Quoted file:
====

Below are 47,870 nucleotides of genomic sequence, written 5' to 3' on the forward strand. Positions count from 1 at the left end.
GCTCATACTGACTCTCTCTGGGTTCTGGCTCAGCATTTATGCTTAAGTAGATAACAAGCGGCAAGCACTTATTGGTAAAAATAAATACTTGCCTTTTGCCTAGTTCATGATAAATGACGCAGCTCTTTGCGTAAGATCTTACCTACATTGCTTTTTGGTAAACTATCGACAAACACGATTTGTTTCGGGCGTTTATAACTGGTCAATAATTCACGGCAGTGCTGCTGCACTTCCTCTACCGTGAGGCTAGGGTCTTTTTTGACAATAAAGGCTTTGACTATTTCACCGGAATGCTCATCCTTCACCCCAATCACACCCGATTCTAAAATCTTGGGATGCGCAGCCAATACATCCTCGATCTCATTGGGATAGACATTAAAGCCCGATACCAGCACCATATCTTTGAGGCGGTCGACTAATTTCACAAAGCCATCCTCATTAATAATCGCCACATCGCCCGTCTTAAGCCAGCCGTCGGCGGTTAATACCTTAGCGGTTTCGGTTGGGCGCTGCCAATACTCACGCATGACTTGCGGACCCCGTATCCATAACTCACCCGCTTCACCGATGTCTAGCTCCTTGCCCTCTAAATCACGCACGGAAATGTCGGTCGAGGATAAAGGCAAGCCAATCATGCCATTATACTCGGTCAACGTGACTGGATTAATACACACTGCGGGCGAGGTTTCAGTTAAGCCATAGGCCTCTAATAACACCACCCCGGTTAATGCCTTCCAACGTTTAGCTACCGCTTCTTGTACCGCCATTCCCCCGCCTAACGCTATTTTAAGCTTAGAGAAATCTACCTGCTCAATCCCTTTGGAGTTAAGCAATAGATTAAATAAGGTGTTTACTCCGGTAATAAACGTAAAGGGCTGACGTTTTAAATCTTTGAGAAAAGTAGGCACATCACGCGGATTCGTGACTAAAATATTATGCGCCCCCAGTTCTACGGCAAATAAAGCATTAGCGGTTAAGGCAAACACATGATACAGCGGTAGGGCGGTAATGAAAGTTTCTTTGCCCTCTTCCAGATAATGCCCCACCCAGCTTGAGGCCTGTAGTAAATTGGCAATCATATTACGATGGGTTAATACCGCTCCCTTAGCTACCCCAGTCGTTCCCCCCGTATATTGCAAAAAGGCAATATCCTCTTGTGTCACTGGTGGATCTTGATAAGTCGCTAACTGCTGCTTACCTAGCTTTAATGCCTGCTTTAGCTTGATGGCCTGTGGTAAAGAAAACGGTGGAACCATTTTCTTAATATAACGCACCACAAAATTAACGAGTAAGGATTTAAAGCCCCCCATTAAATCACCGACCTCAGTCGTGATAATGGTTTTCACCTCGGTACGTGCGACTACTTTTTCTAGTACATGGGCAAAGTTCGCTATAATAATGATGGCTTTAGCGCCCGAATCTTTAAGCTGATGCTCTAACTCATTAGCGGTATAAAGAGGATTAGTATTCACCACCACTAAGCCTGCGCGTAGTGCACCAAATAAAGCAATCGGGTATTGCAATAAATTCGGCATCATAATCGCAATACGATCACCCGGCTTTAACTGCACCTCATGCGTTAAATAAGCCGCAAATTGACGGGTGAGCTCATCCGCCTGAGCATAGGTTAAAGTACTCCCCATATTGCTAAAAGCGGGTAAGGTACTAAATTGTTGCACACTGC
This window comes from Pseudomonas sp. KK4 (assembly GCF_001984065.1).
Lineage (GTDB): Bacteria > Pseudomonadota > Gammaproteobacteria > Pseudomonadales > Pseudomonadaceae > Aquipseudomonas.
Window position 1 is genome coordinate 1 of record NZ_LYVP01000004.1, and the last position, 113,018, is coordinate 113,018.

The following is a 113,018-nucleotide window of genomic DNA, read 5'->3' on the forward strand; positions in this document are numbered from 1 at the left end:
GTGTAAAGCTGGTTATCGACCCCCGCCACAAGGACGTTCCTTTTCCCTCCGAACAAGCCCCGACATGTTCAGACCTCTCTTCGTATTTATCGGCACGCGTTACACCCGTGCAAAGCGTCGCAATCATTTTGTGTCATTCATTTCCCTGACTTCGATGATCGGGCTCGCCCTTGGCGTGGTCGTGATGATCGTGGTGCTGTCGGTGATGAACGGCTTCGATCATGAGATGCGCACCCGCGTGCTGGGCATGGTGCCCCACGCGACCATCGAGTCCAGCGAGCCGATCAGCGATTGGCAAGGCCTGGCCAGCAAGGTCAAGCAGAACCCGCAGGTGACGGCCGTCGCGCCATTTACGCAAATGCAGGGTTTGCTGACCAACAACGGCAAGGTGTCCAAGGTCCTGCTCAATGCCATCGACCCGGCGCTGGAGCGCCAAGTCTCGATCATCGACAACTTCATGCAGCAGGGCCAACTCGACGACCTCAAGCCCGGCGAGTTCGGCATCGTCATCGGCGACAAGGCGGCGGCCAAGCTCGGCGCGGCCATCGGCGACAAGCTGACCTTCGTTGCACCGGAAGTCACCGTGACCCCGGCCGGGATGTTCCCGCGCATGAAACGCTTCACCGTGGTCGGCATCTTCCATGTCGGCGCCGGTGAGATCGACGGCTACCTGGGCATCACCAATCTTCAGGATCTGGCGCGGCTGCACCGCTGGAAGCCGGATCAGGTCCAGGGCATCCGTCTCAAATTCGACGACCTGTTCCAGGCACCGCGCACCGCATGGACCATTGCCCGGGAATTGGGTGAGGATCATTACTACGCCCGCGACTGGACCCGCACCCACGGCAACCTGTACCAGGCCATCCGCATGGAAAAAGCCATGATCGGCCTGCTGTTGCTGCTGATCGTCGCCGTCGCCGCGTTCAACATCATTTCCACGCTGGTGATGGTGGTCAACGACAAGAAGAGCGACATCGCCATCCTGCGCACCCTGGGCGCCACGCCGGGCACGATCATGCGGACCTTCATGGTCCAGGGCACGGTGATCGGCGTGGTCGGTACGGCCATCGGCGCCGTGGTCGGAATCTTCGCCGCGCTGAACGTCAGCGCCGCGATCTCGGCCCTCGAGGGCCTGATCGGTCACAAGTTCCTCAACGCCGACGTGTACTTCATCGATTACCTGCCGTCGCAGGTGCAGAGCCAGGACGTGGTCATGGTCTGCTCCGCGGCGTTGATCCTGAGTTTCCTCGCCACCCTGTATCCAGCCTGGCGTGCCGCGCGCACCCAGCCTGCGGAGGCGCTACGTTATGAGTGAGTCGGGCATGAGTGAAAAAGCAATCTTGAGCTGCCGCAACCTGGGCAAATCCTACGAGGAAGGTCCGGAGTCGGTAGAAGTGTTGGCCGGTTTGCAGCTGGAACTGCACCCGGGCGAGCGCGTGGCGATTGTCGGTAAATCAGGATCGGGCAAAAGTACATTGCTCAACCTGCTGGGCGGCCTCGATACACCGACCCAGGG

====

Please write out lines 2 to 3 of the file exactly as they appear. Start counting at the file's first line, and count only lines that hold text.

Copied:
GCTCATACTGACTCTCTCTGGGTTCTGGCTCAGCATTTATGCTTAAGTAGATAACAAGCGGCAAGCACTTATTGGTAAAAATAAATACTTGCCTTTTGCCTAGTTCATGATAAATGACGCAGCTCTTTGCGTAAGATCTTACCTACATTGCTTTTTGGTAAACTATCGACAAACACGATTTGTTTCGGGCGTTTATAACTGGTCAATAATTCACGGCAGTGCTGCTGCACTTCCTCTACCGTGAGGCTAGGGTCTTTTTTGACAATAAAGGCTTTGACTATTTCACCGGAATGCTCATCCTTCACCCCAATCACACCCGATTCTAAAATCTTGGGATGCGCAGCCAATACATCCTCGATCTCATTGGGATAGACATTAAAGCCCGATACCAGCACCATATCTTTGAGGCGGTCGACTAATTTCACAAAGCCATCCTCATTAATAATCGCCACATCGCCCGTCTTAAGCCAGCCGTCGGCGGTTAATACCTTAGCGGTTTCGGTTGGGCGCTGCCAATACTCACGCATGACTTGCGGACCCCGTATCCATAACTCACCCGCTTCACCGATGTCTAGCTCCTTGCCCTCTAAATCACGCACGGAAATGTCGGTCGAGGATAAAGGCAAGCCAATCATGCCATTATACTCGGTCAACGTGACTGGATTAATACACACTGCGGGCGAGGTTTCAGTTAAGCCATAGGCCTCTAATAACACCACCCCGGTTAATGCCTTCCAACGTTTAGCTACCGCTTCTTGTACCGCCATTCCCCCGCCTAACGCTATTTTAAGCTTAGAGAAATCTACCTGCTCAATCCCTTTGGAGTTAAGCAATAGATTAAATAAGGTGTTTACTCCGGTAATAAACGTAAAGGGCTGACGTTTTAAATCTTTGAGAAAAGTAGGCACATCACGCGGATTCGTGACTAAAATATTATGCGCCCCCAGTTCTACGGCAAATAAAGCATTAGCGGTTAAGGCAAACACATGATACAGCGGTAGGGCGGTAATGAAAGTTTCTTTGCCCTCTTCCAGATAATGCCCCACCCAGCTTGAGGCCTGTAGTAAATTGGCAATCATATTACGATGGGTTAATACCGCTCCCTTAGCTACCCCAGTCGTTCCCCCCGTATATTGCAAAAAGGCAATATCCTCTTGTGTCACTGGTGGATCTTGATAAGTCGCTAACTGCTGCTTACCTAGCTTTAATGCCTGCTTTAGCTTGATGGCCTGTGGTAAAGAAAACGGTGGAACCATTTTCTTAATATAACGCACCACAAAATTAACGAGTAAGGATTTAAAGCCCCCCATTAAATCACCGACCTCAGTCGTGATAATGGTTTTCACCTCGGTACGTGCGACTACTTTTTCTAGTACATGGGCAAAGTTCGCTATAATAATGATGGCTTTAGCGCCCGAATCTTTAAGCTGATGCTCTAACTCATTAGCGGTATAAAGAGGATTAGTATTCACCACCACTAAGCCTGCGCGTAGTGCACCAAATAAAGCAATCGGGTATTGCAATAAATTCGGCATCATAATCGCAATACGATCACCCGGCTTTAACTGCACCTCATGCGTTAAATAAGCCGCAAATTGACGGGTGAGCTCATCCGCCTGAGCATAGGTTAAAGTACTCCCCATATTGCTAAAAGCGGGTAAGGTACTAAATTGTTGCACACTGC
This window comes from Pseudomonas sp. KK4 (assembly GCF_001984065.1).